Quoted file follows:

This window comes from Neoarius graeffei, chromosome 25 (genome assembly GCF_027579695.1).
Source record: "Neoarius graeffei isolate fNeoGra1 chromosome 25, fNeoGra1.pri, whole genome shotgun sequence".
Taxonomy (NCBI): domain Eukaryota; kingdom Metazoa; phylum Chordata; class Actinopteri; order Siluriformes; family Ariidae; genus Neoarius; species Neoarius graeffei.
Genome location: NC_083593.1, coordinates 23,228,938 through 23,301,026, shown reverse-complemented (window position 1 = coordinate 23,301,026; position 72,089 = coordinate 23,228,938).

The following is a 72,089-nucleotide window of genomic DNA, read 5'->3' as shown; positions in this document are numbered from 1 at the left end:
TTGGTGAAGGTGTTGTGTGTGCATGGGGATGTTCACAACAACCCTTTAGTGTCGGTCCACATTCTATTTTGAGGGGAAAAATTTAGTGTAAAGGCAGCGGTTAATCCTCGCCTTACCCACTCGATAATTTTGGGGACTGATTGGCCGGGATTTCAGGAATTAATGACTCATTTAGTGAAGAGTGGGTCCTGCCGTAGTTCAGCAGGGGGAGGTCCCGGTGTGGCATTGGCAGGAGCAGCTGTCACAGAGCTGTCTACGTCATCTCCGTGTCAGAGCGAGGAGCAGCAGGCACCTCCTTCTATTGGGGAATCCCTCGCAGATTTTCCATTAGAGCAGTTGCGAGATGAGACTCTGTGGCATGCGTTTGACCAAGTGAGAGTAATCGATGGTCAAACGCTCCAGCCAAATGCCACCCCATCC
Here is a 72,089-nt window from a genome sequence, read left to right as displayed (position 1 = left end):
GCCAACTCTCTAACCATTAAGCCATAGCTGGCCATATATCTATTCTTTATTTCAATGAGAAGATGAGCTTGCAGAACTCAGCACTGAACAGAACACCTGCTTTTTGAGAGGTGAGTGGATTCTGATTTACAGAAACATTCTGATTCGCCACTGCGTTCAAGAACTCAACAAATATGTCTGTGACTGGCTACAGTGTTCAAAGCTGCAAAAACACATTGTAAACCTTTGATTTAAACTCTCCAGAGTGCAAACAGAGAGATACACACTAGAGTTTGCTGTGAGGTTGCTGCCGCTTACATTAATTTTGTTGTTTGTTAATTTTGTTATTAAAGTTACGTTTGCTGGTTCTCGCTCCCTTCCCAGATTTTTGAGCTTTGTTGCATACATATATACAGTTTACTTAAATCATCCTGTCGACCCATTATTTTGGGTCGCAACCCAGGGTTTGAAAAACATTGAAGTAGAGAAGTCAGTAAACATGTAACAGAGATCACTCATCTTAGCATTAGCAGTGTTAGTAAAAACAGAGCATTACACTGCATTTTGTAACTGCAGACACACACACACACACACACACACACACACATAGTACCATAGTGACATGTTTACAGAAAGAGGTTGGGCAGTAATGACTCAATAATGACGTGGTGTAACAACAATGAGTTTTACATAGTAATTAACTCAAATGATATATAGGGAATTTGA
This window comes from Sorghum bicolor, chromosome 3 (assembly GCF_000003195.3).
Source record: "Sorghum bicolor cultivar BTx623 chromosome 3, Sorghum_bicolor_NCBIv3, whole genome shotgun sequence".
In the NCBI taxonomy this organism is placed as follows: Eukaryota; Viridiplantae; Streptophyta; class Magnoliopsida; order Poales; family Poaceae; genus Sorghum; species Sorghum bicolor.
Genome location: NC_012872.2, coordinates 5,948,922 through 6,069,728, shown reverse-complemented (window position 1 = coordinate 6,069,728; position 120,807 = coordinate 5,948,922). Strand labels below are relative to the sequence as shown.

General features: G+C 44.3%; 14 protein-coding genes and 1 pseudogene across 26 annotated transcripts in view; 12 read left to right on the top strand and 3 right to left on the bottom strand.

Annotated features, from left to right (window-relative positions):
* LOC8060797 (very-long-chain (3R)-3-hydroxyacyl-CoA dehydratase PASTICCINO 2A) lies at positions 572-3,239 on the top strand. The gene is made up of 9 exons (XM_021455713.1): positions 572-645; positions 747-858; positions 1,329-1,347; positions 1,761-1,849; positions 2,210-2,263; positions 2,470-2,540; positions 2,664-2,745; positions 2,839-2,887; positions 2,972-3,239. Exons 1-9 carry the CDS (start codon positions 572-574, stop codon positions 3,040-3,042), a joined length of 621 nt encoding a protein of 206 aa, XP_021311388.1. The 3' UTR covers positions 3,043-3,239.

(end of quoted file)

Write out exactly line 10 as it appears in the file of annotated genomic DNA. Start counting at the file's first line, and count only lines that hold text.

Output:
Source record: "Sorghum bicolor cultivar BTx623 chromosome 3, Sorghum_bicolor_NCBIv3, whole genome shotgun sequence".